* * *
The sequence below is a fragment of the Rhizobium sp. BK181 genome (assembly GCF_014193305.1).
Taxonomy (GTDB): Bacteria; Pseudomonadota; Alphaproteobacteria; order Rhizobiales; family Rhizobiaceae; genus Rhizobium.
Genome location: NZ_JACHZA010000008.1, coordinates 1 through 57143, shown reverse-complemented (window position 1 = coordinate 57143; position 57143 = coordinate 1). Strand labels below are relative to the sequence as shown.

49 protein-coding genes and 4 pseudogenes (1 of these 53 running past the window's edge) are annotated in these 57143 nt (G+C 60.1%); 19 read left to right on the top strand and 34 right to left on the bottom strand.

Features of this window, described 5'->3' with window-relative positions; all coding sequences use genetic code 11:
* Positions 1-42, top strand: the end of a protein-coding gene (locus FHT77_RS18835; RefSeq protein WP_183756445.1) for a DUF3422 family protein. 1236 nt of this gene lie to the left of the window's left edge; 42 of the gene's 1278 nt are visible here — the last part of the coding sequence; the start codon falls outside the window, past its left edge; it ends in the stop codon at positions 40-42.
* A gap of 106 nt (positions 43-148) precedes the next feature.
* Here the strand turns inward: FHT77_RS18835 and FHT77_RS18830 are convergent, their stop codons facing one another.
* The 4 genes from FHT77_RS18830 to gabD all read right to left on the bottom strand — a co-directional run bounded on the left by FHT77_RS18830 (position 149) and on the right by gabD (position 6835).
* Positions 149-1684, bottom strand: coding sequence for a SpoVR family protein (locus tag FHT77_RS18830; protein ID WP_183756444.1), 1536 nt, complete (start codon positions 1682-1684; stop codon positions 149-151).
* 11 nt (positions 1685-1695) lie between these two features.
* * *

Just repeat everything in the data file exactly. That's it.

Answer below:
The sequence below is a fragment of the Rhizobium sp. BK181 genome (assembly GCF_014193305.1).
Taxonomy (GTDB): Bacteria; Pseudomonadota; Alphaproteobacteria; order Rhizobiales; family Rhizobiaceae; genus Rhizobium.
Genome location: NZ_JACHZA010000008.1, coordinates 1 through 57143, shown reverse-complemented (window position 1 = coordinate 57143; position 57143 = coordinate 1). Strand labels below are relative to the sequence as shown.

49 protein-coding genes and 4 pseudogenes (1 of these 53 running past the window's edge) are annotated in these 57143 nt (G+C 60.1%); 19 read left to right on the top strand and 34 right to left on the bottom strand.

Features of this window, described 5'->3' with window-relative positions; all coding sequences use genetic code 11:
* Positions 1-42, top strand: the end of a protein-coding gene (locus FHT77_RS18835; RefSeq protein WP_183756445.1) for a DUF3422 family protein. 1236 nt of this gene lie to the left of the window's left edge; 42 of the gene's 1278 nt are visible here — the last part of the coding sequence; the start codon falls outside the window, past its left edge; it ends in the stop codon at positions 40-42.
* A gap of 106 nt (positions 43-148) precedes the next feature.
* Here the strand turns inward: FHT77_RS18835 and FHT77_RS18830 are convergent, their stop codons facing one another.
* The 4 genes from FHT77_RS18830 to gabD all read right to left on the bottom strand — a co-directional run bounded on the left by FHT77_RS18830 (position 149) and on the right by gabD (position 6835).
* Positions 149-1684, bottom strand: coding sequence for a SpoVR family protein (locus tag FHT77_RS18830; protein ID WP_183756444.1), 1536 nt, complete (start codon positions 1682-1684; stop codon positions 149-151).
* 11 nt (positions 1685-1695) lie between these two features.